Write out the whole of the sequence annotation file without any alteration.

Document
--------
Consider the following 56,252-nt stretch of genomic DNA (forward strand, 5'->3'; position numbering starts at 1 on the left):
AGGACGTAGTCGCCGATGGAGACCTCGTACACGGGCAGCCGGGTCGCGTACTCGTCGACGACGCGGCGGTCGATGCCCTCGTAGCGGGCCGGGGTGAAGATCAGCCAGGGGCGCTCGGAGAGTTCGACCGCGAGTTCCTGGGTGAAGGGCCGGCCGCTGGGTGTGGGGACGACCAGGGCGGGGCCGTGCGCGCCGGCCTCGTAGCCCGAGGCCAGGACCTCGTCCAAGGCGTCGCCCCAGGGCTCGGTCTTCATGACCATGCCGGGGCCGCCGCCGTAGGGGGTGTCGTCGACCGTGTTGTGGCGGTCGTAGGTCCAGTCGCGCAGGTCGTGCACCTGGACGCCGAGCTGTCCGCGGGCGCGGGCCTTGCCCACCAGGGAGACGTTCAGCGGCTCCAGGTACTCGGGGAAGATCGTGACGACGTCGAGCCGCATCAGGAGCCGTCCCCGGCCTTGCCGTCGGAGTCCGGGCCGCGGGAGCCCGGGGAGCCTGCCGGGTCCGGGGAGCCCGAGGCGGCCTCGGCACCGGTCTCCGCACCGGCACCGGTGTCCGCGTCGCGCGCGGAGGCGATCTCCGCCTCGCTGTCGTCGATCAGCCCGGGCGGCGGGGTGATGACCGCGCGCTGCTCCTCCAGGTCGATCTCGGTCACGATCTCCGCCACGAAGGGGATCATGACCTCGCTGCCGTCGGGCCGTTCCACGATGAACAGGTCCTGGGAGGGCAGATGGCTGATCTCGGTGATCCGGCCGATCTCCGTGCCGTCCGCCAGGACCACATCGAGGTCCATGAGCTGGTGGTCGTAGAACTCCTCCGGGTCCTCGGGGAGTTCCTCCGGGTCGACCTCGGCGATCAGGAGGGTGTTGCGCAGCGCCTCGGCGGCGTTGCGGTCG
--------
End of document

Consider the following 56,252-nt stretch of genomic DNA (forward strand, 5'->3'; position numbering starts at 1 on the left):
AGGACGTAGTCGCCGATGGAGACCTCGTACACGGGCAGCCGGGTCGCGTACTCGTCGACGACGCGGCGGTCGATGCCCTCGTAGCGGGCCGGGGTGAAGATCAGCCAGGGGCGCTCGGAGAGTTCGACCGCGAGTTCCTGGGTGAAGGGCCGGCCGCTGGGTGTGGGGACGACCAGGGCGGGGCCGTGCGCGCCGGCCTCGTAGCCCGAGGCCAGGACCTCGTCCAAGGCGTCGCCCCAGGGCTCGGTCTTCATGACCATGCCGGGGCCGCCGCCGTAGGGGGTGTCGTCGACCGTGTTGTGGCGGTCGTAGGTCCAGTCGCGCAGGTCGTGCACCTGGACGCCGAGCTGTCCGCGGGCGCGGGCCTTGCCCACCAGGGAGACGTTCAGCGGCTCCAGGTACTCGGGGAAGATCGTGACGACGTCGAGCCGCATCAGGAGCCGTCCCCGGCCTTGCCGTCGGAGTCCGGGCCGCGGGAGCCCGGGGAGCCTGCCGGGTCCGGGGAGCCCGAGGCGGCCTCGGCACCGGTCTCCGCACCGGCACCGGTGTCCGCGTCGCGCGCGGAGGCGATCTCCGCCTCGCTGTCGTCGATCAGCCCGGGCGGCGGGGTGATGACCGCGCGCTGCTCCTCCAGGTCGATCTCGGTCACGATCTCCGCCACGAAGGGGATCATGACCTCGCTGCCGTCGGGCCGTTCCACGATGAACAGGTCCTGGGAGGGCAGATGGCTGATCTCGGTGATCCGGCCGATCTCCGTGCCGTCCGCCAGGACCACATCGAGGTCCATGAGCTGGTGGTCGTAGAACTCCTCCGGGTCCTCGGGGAGTTCCTCCGGGTCGACCTCGGCGATCAGGAGGGTGTTGCGCAGCGCCTCGGCGGCGTTGCGGTCG